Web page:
Let us speak only in haiku

by Bob Schwartz

let us speak only
in haiku five seven five
all we have to say

Bob Schwartz

More than ever with media saturation, we say too much and hear too much. More than we need and more than they need. Too much of nothing.

It will seem ironic or hypocritical for a speaker and writer of thousands of words to suggest paring down all our communications to the concise forms of haiku (5-7-5 syllables) or the slightly longer waka (5-7-5-7-7 syllables).

But as Walt Whitman wrote in Song of Myself:

Do I contradict myself?
Very well then I contradict myself,
(I am large, I contain multitudes.)

For those not familiar with these forms, a summary from Edward Hirsch in A Poet’s Glossary:

haiku A Japanese poetic form usually consisting, in English versions, of three unrhymed lines of 5, 7, and 5 syllables.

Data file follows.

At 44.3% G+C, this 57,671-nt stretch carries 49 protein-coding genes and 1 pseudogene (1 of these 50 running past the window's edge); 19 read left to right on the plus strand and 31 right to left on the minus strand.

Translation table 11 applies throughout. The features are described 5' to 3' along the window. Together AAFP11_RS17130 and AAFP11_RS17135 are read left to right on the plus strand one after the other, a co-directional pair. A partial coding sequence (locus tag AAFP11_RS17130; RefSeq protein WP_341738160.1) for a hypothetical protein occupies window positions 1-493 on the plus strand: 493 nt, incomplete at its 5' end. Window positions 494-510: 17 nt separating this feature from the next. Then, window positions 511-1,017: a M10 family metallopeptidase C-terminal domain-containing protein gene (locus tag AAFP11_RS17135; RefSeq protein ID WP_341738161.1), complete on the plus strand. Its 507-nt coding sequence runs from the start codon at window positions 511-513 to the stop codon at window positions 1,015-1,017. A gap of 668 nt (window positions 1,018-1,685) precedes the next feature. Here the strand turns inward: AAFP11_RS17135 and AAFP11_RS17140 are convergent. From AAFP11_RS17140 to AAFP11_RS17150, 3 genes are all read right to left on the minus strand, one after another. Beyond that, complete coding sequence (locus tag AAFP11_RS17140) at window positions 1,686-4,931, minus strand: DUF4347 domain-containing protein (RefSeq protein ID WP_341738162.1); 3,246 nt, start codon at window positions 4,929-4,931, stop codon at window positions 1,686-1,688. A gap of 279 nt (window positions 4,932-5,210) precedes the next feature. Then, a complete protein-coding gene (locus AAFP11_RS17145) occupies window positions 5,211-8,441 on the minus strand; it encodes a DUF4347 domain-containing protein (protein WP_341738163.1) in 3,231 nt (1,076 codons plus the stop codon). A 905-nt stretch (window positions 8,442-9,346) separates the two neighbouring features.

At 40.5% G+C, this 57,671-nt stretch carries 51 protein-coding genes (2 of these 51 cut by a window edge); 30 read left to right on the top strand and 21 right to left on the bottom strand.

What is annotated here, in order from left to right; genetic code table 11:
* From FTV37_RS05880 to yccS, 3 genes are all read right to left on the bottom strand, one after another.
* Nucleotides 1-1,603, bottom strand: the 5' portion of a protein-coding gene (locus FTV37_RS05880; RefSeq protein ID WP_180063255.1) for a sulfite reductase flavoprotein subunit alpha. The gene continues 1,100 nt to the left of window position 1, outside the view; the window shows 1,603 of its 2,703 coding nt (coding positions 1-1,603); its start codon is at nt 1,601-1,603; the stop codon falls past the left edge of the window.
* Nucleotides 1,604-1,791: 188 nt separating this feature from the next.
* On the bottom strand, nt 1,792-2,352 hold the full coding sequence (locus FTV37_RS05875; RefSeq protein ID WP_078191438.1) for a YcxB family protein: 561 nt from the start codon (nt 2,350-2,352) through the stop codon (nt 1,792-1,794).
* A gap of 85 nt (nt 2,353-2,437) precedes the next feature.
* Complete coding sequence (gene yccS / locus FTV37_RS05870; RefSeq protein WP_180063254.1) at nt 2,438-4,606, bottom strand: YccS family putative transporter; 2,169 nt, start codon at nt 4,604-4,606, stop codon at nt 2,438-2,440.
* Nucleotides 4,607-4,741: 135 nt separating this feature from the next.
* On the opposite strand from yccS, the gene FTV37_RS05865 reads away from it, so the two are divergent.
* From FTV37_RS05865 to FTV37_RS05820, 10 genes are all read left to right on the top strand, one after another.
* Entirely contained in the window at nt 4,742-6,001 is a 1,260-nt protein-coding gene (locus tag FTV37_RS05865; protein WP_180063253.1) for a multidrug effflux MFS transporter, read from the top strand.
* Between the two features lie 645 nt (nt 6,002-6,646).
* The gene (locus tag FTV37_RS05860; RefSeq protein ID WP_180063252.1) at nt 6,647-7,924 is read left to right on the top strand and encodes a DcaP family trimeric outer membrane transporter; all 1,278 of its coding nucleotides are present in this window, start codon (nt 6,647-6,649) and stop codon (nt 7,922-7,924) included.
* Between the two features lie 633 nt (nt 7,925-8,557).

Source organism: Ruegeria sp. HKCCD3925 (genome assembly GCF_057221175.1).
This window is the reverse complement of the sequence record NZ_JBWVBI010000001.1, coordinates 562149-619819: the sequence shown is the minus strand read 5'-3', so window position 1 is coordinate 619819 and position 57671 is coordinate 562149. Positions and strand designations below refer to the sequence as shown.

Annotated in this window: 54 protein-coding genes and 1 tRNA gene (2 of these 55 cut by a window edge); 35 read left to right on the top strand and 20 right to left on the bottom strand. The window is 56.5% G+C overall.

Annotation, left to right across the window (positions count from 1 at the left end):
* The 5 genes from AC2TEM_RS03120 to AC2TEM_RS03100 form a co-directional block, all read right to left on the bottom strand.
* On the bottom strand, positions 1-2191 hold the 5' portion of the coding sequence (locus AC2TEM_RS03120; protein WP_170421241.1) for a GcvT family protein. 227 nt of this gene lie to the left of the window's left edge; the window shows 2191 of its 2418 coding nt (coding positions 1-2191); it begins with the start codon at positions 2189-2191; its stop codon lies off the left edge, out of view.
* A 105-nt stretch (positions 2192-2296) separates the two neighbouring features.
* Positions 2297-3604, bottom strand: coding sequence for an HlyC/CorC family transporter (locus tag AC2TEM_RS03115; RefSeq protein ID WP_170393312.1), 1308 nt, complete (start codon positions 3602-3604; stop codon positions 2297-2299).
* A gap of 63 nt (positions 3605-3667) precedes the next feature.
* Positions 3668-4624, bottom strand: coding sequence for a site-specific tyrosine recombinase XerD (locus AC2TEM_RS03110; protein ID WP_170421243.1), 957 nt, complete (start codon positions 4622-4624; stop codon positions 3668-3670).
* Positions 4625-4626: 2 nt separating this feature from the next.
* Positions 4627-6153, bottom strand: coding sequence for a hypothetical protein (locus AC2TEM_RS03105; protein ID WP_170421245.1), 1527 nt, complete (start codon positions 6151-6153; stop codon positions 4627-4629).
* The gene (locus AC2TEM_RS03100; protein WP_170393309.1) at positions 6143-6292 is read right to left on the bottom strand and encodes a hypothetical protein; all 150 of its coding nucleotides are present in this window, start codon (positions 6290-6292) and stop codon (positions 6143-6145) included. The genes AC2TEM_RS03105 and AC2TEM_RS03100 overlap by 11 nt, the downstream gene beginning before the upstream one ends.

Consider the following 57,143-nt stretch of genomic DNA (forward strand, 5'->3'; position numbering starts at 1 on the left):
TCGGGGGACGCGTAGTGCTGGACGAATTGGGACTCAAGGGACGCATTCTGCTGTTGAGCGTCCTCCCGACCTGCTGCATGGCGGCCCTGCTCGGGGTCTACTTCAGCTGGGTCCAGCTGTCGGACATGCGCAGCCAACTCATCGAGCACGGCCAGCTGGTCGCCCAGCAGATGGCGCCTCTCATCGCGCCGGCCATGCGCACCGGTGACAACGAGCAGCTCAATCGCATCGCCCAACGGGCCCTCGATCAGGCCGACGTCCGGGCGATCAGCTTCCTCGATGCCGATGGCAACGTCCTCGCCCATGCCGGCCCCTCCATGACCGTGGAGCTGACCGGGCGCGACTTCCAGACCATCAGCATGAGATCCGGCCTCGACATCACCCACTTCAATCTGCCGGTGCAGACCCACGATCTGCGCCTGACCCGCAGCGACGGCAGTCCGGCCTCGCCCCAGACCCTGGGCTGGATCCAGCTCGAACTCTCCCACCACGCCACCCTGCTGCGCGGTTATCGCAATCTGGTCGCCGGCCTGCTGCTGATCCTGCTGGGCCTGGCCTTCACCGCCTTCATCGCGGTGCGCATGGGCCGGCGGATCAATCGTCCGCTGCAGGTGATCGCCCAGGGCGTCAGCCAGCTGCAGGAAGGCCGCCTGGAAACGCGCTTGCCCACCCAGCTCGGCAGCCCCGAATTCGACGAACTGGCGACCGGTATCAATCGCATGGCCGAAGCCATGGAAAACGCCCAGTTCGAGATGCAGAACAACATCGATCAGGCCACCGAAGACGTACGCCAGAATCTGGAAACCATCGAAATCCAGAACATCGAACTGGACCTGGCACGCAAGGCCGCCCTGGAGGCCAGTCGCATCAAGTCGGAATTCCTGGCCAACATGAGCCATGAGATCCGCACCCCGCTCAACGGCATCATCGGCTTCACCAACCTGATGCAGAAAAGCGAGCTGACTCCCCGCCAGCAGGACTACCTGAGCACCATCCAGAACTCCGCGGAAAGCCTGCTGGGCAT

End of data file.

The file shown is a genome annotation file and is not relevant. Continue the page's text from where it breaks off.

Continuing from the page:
tanka A tanka is a short poem, thirty-one syllables long. It is unrhymed and has units of five, seven, five, seven, and seven syllables, which were traditionally printed as one unbroken line. In English translation, the tanka is customarily divided into a five-line form.

If you are feeling constricted by these limits, you may wonder whether you can combine haiku with extra words of prose:

haibun Haibun is a work that combines haiku and prose….The haibun has sometimes provided a model for the crossing of genres in contemporary poetry, from poetic diaries by Gary Snyder and lyrical prose works by Jack Kerouac, who saw much of his work as prose written by a haiku poet…

Please don’t dominate the rap Jack
If you’ve got nothing new to say
New Speedway Boogie, Robert Hunter for the Grateful Dead


Of making many books there is no end, and much study is a weariness of the flesh.
Ecclesiastes 12:12


The Way is beyond language
Sengcan, Xinxinming (Faith in Mind)

© 2023 by Bob Schwartz